17. 17. What to consider when looking at the Spin-Off alternative to licensing? • Lack of suitable receptor capacity (licensee) for IP. • Is IP a solid foundation for a new company and potential platform for additional synergistic IP? • Potential to be a $50 million+ public company? • Can funding and management be attracted to spin- off. • Potential return to inventors, research institution, and investors.
  18. 18. Other Factors • Spin-offs may create more value quicker, as the potential value of shares may have more upside than licensing. • Royalties may flow sooner on licensing deals. • Licensing will have lot of up-front work but less than spin-off once agreements negotiated. Bottom Line – Spin-offs take more effort than licensing, but have the potential for bigger upside in the long term.
  19. 19. Research Institutions Potential Role in Spin-Offs • Impetus may come from the research institution, inventors, or investors to create spin-off. • If formed by research institution, there is the need for a “champion” to be identified to look after everyone’s interest. Must have the skills to deal with start-up companies. • Provide patent and legal financing. • Research Institutions role may range from very little, to creation and on-going management of company - especially until funding and management in place.
  20. 20. Research Institutions Potential Role in Spin-Offs • Determine financing alternatives and pursue them (government, angels, VCs). • Promote the spin-off and potentially look for other IP. • Continuously consider the value of its shareholding, the impact of decisions on its share value, and look to maximize value and for exit strategy (IPO or company sale).
  21. 21. Cross Cultural Issues Investors need to understand: • IP requires time and investment before ready to market. • Likely a requirement to fund on-going commercially relevant IP research and development. • Researchers want freedom of research and control over their IP. • Researchers need to publish results.
  22. 22. Cross Cultural Issues Researchers need to understand: • Focus on marketing and market related issues is essential. • Market considerations require attention when R&D is underway. • Significant funds need to be raised and invested to develop products and to market them. • Companies need to operate at an accelerated time scale compared to academia.
  23. 23. Spin-Offs vs. Licensing - Summary • Spin-Off’s are time consuming, risky, and take up a lot of time that may or may not, be better spent on licensing the IP if that option available. • Have potential for big upside under right circumstances. • Decision to do spin-off needs careful consideration and commitment from all parties involved.
  24. 24. It takes 10 times more time to manage a spin-off than it does a licensing transaction
  25. 25. Investors – what do they think? • Attitude is everything…unless the company is paramount in mind of entrepreneurs and researchers - don’t invest. • Getting customers and learning from them is the best way to guide commercialization – not just doing more research without industry input.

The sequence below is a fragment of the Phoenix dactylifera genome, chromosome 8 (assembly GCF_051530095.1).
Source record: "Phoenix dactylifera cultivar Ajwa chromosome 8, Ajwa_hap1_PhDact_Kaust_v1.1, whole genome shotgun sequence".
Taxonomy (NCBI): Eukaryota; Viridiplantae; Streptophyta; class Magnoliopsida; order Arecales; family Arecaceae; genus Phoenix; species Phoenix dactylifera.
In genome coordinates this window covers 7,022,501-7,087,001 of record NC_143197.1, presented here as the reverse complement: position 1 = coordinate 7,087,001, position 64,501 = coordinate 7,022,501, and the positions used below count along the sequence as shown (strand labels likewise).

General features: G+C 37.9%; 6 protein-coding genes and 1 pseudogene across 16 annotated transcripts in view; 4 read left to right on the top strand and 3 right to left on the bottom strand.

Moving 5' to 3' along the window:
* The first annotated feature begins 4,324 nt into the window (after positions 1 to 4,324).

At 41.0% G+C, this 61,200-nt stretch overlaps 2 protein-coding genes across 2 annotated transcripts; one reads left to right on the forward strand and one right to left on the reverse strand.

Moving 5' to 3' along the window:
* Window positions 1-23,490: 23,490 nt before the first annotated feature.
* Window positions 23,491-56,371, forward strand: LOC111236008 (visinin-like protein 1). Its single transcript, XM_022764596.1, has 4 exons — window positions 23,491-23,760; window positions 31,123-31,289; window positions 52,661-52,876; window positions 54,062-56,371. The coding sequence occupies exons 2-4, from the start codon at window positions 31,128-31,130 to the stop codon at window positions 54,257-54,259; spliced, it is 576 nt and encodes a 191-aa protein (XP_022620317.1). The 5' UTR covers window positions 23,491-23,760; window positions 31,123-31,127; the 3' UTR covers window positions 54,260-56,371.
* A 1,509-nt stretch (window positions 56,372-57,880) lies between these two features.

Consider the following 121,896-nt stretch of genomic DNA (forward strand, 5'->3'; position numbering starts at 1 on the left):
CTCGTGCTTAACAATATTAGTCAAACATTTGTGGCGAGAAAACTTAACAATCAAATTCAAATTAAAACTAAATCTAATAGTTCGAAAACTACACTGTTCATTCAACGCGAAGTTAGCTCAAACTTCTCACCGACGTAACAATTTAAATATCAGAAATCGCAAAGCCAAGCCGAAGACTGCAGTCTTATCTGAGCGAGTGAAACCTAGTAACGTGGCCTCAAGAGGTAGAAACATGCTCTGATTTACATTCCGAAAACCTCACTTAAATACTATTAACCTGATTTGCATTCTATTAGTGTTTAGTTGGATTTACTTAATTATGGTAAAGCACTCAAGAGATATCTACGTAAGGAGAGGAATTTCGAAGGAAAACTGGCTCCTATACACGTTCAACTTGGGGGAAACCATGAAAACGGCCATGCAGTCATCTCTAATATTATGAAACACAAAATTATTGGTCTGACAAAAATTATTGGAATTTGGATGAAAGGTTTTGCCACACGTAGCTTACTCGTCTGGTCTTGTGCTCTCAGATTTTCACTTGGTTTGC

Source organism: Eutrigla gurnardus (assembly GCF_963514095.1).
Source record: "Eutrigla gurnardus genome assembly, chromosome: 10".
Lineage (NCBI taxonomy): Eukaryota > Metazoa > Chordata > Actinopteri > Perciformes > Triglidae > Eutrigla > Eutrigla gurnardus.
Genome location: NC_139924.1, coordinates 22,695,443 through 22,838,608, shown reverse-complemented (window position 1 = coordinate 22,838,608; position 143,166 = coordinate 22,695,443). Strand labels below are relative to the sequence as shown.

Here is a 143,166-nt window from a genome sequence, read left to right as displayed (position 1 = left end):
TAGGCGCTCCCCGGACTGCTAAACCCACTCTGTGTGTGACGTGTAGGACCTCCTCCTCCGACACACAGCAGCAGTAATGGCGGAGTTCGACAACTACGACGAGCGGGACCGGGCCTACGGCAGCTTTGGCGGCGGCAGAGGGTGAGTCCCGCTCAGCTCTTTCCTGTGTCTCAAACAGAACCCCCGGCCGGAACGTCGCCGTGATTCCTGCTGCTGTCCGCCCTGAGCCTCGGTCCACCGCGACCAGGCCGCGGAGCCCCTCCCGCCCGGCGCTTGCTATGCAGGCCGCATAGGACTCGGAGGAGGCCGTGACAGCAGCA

26. 26. Investors – What do they think? • Close governance is extremely important to force focus. • Dilution is forgotten if successful and irrelevant if a failure. • While plans change (and so they should), having one is helpful.
  27. 27. Recurring pitfalls and themes • Overestimating the science/technology and one’s capabilities – Lack of realism regarding the actual stage of development of the science/technology • Poor understanding of the customer and his/her value chain – Proactive ignorance of challenges involved in developing and realizing value • Disconnect between business and the science – Underweighting of importance of demonstrating progressive commercial achievement
  28. 28. • Late stage grants (OCE, NSERC). • Some granting agencies getting wiser and some of them fund the companies licensing the IP – not funding the researchers as they want to see commercialization of the IP nor more research done. • Angel Investors – typically invest in start-ups where they have had prior experience with their marketplace (www.tvg.org). Valuation issues – convertible debt. • Funding also comes from start-ups and large corporations. • Spin-offs – funding from shareholders/early stage investors Where does the money come from at this EARLY stage?
  29. 29. - typically look to make minimum investment of $1 - $5 million (over time) and want to do later stage deals (revenues, customers) - Looking to get 10 times their money back in 5 years - Fund based upon milestones and future valuations based upon milestones (beware the ratchet) Later Stage VC Funding
  30. 30. Later Stage VC Funding - Initial valuations based upon all the classic models (e.g. sales multiples, DCFs. earnings multiples, etc) don’t work. However forget all that as most start-ups are worth $1.5 - $2 million to VCs – very rarely do you see exceptions. - Important that expectations are agreed to by both sides – you have both got a new partner in your life.
  31. 31. Deal and Negotiation - steps/process/documentation • Business plan development • Who to take to • Negotiations • Term Sheet • More Negotiations • Close REMEMBER – 1 deal in 100 – 200 that looks for VC funding actually gets funding. The majority should forget about VC funding and try bootstrapping – read ART OF THE START by GUY KAWSAKI.
  32. 32. Why deals fall apart - Investors don’t have comfort in IP ownership - Investors don’t realize that they are dealing with research – as opposed to detailed business plans and products that are ready to go. - Long time to market which equates to lots of investment – especially for life sciences deals – regulatory issues.
  33. 33. Why deals fall apart - Researchers don’t invest time that is required. - Researchers lose interest in the research and move on to other areas of research interest or move to other institutions. - Patents get rejected (more important in institutional research than in typical IT deals). - Expectations that grant $ will fund operations which it seldom does
  34. 34. SUMMARY - Most Canadian research institutions have a researcher friendly policy which allows the researcher to gain most of the financial upside from their inventions. - There is a lot of commercialization assistance available for researchers who are coachable (MARS, Accelerator Centre in Waterloo, OCE, technology transfer offices, etc). - The investment community is always looking for good IP to invest in but don’t just focus on VCs for funding.
  35. 35. SUMMARY - Successful research typically leads to more funding for on-going research – huge focus on commercialization outcomes by granting agencies. - More funding is being put into Canadian research and commercialization than ever before. There has never been a better time for commercialization in terms of the support and funding available.
  36. 36. QUESTIONS